Yesterday, CNBC’s Squawkbox had Alan Greenspan on for an extensive interview. The difference between the communication skills of Alan Greenspan as economic commentator and the communication skills of Alan Greenspan as Fed Chairman is like the difference between day and night. His book, The Age of Turbulence, is excellent. If I recall correctly (my marked-up copy is at the office), he explained in his book that as Fed Chairman he was purposely unclear.

The three segments are here, here, and here. I’ll focus on the third and last segment.

As my friend Jeff Hummel put it in an e-mail:

I don’t always agree with Greenspan, but here as elsewhere, I’m continually impressed with his intellectual honesty. his epistemic caution. and his command of the data. His analysis is always careful and well thought-out. He stands head and tails above most other financial analysts and economists.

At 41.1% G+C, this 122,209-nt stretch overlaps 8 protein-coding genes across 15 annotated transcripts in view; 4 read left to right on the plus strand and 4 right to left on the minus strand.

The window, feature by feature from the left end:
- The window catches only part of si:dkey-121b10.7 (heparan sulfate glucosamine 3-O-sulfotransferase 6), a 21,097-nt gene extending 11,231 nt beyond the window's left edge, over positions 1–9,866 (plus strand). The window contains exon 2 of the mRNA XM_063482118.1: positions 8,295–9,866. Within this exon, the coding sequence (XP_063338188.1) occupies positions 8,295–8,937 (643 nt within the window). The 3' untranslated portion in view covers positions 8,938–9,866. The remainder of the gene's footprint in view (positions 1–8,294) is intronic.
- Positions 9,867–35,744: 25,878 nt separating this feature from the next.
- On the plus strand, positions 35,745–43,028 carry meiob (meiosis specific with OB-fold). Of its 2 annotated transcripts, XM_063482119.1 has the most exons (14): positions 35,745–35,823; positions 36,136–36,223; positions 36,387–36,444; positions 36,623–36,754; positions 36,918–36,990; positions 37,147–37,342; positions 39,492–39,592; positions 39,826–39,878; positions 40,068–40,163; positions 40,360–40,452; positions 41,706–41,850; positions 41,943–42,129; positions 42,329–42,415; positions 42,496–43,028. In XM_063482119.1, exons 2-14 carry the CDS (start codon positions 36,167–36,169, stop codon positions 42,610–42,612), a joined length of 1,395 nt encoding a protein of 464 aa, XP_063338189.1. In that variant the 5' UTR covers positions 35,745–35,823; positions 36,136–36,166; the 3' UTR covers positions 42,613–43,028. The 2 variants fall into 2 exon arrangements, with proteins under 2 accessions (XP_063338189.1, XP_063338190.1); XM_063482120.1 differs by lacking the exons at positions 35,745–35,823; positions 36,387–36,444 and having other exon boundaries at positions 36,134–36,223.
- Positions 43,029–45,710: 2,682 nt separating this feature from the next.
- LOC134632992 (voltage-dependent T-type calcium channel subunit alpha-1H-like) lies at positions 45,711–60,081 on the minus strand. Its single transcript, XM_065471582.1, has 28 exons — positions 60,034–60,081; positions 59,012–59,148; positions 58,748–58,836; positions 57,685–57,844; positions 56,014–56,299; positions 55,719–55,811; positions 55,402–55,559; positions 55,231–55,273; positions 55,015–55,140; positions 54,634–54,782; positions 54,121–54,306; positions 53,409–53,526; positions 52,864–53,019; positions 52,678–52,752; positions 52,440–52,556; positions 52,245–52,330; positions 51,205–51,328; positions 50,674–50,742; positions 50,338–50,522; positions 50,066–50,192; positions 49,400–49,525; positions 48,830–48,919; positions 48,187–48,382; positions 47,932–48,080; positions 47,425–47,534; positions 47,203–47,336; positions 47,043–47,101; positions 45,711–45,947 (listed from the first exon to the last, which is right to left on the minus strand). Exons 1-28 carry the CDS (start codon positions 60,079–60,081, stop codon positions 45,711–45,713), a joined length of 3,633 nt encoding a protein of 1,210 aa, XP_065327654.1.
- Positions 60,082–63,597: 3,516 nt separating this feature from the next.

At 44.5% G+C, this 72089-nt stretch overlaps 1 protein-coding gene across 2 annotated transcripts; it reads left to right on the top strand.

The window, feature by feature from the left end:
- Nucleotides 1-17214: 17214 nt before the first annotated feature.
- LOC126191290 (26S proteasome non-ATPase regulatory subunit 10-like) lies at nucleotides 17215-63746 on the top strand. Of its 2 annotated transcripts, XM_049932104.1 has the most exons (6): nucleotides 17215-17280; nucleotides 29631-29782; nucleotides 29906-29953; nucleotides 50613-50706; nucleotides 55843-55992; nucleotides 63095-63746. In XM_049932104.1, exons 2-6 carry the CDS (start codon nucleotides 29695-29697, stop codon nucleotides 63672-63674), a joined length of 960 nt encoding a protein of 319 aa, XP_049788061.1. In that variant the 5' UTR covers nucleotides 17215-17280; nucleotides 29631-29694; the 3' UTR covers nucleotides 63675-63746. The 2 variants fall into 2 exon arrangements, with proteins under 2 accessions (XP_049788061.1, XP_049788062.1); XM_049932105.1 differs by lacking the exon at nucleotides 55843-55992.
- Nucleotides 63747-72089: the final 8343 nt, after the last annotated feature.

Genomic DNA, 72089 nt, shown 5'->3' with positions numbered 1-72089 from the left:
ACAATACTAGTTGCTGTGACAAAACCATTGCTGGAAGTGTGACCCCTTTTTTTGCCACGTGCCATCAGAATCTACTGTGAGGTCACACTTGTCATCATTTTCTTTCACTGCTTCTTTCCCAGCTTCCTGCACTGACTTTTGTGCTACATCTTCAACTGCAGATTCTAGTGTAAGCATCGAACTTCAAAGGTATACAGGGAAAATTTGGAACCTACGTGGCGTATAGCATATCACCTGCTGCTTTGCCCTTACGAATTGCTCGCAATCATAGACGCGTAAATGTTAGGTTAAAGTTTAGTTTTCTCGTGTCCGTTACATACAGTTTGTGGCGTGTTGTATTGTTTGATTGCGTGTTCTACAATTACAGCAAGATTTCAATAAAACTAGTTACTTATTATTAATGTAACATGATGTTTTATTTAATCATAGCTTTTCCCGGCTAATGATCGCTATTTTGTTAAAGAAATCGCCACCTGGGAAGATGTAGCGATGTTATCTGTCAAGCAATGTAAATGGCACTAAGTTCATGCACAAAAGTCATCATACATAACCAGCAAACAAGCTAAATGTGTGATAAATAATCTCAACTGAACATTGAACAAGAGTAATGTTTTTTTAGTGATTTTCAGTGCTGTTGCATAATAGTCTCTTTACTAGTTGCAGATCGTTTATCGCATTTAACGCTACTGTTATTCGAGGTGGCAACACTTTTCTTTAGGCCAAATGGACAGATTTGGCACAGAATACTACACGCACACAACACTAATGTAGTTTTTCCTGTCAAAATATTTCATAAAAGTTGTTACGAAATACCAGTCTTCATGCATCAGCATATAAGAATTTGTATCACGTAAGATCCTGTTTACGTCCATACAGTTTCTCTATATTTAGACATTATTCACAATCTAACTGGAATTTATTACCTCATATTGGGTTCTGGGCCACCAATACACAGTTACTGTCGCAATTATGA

Times below are approximate:

14:00 point: Greenspan has a masterful discussion of cautionary build-up of oil buffers by speculators in the developed world. Crude oil has moved from storage in the ground to storage above ground.

15:00: The importance of the Saudis. They produce 7 mbd and have 3.5 mbd of excess capacity. “Saudi is the whole game.”

16:30: Question: “Has too-big-to-fail been solved?” Greenspan: “No.”

Around 17:00, they joke about not having been able to get Greenspan to do a Squawk Box bit, saying, roughly, “Hey, they got Nixon to say ‘Sock it to me.'” Greenspan’s reply: “Look what happened to Nixon.”

One negative about numeracy. At about 4:10, commentator Steve Liesman showed Greenspan a graph purporting to be after-tax profits as a percent of Gross Domestic Purchases. It shows them at 0.08%, close to an all-time high. But 0.08% is trivial, right? Right, and I’m sure Liesman didn’t mean it. I’m sure he meant 8%. But what are a couple of decimal places among people seriously trying to understand the economy.

HT to Justin Rietz.